A shocking culture! Really?

Publié le par JLB

 

( Note : Cet article est celle d'un étudiant engagé pour le développement , il est actuellement éléve à l'Université d'Heildeberg )


Culture shock is “a feeling of confusion or anxiety that somebody may feel when they live in or visit another country”.This is by the dictionary the definition of the word culture shock, but what does it mean, the words “confusion or anxiety”? Has it anything to do with what culture shock really is?

After finishing my college I applied for a scholarship subsidised by the German government. The idea: to send youth abroad in order to give them the possibility to gain experience in the field of developmental aid. I was 20 years old and more or less prepared to work in a field I had never worked in this intensity before, which additionally was to be embedded in a completely different environment compared to my own. The project I was appointed to is a school for mentally  and physically challenged children in the small town on the south-west coast of India, Kundapura. During two weeks of pre-departure seminars my sending Organisation prepared me for my year abroad and  gave me all the advice I needed when facing the new culture. One point most of the discussions lead to was culture shock, it seemed unavoidable. I however felt ready to face the new challenge!

When I arrived in Bangalore, a major city in the south and the capitol of the region Karnataka, I met my first challenge. Even though confirmed no one was there to pick me up from the airport. I was on my own amongst Indians who tried to persuade me to get into there taxi but of course paying the triple of the price. I did not know whom to trust, everyone seemed to want to rip me off. But of course I was prepared…In the end I found a bus to take me to the centre of town. Stepping out of the bus loaded with my heavy luggage I arrived in a completely different world. It was loud, noises everywhere, crowded with people. An head spinning assault on the senses, with a mind bending array of things to see and an aromatic muddle of flowers, urine, chai and fried food. But I was impressed more that shocked. Trying to avoid the touts keen to persuade me to choose one of their hotels, I managed to find the night bus to the town of Kundapur. And at last, one night later, I arrived in Kundapura.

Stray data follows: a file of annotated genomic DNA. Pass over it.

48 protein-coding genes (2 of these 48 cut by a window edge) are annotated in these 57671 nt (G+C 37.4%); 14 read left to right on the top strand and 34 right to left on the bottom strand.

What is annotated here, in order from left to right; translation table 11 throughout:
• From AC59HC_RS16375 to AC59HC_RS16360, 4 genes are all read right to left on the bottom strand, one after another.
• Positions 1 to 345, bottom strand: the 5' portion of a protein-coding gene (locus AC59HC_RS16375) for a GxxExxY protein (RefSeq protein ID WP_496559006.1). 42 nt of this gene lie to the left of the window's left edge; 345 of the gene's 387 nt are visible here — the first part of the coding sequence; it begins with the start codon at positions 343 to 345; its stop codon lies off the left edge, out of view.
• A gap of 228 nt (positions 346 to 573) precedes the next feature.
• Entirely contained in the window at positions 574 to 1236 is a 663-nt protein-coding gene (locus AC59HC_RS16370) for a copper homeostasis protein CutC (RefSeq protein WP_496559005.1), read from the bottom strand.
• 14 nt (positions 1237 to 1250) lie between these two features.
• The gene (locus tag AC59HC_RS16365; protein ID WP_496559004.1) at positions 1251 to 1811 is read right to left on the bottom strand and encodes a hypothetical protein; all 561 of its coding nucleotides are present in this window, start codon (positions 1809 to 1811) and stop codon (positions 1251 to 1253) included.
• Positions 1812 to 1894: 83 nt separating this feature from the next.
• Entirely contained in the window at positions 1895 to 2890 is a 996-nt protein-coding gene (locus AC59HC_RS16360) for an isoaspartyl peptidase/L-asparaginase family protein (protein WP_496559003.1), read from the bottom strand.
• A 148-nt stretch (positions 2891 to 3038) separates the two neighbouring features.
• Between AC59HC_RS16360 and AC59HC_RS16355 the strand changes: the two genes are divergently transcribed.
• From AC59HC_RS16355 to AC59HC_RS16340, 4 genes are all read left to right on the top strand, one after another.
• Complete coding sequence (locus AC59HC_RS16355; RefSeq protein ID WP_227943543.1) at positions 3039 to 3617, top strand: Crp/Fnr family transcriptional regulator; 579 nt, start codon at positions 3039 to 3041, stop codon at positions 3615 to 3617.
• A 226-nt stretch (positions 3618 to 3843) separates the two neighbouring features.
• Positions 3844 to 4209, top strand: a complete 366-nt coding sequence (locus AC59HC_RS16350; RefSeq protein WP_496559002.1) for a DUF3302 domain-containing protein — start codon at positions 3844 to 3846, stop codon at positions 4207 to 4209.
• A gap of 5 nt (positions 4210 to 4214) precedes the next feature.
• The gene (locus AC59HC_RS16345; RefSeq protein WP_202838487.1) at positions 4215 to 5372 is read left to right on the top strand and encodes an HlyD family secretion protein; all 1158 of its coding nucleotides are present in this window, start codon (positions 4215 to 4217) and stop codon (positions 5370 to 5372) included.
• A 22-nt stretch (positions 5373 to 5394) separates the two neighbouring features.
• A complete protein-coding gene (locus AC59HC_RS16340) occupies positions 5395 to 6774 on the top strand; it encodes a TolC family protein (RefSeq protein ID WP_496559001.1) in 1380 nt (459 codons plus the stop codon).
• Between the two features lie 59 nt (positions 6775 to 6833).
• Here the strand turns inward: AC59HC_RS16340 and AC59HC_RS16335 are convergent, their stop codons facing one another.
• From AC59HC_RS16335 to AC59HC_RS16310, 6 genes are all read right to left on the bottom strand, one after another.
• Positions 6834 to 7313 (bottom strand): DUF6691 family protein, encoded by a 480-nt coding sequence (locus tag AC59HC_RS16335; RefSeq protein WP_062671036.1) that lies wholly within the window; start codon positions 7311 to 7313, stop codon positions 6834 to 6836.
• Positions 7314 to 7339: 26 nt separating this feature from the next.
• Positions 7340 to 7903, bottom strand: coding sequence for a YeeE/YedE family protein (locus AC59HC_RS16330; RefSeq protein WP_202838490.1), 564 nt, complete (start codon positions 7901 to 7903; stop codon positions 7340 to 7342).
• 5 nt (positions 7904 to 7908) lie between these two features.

Here everything was quite different from my first experiences. It was rural, far more quiet and not touristy at all. On the contrast the Indians were astonished to see me in their town. Reflecting on my arrival: the experiences did not really confuse me or make me anxious. I felt happy as it was what I "expected" happy to face these challenges. But was I shocked? However I still had my year ahead. After one week of orientation I got to know the school, the place I was to work for the next 12 months. It is necessary to know that challenged children in India are not integrated in the society. As they are still mostly recognised as a punishment of God, most Indians in Kundapura did not want to be seen in public with these children. The situation of the children in my school was therefore not very satisfying at all. 30 children from severely challenged to deaf and dumb, from the age of five to 32 in three small classrooms. The first time I really felt to be challenged. I was to do the extras: to look after the children who were not able to participate in regular classes, who needed extra care, to undertake specific exercises and to take care of basic needs, to help the three teachers in their classes. Work that of course demanded too much of one who just arrived in a country with various cultural differences.

During the year I became more and more used to my work and to the culture. And almost every day I was confronted with situations that challenged me, maybe even shocked me. Somehow I still waited for the culture shock, I probably had a small “shock” every day…

Yet I did not realise it as I was prepared for something negative. My conclusion is that “anxiety” as the Oxford Dictionary defines culture shock is not adequate. In the end I realised that for me culture shock is more an array of situations that dazzle due to their unfamiliarity and most important that make you think about your own culture more thoroughly. 

Cornelius Gropp

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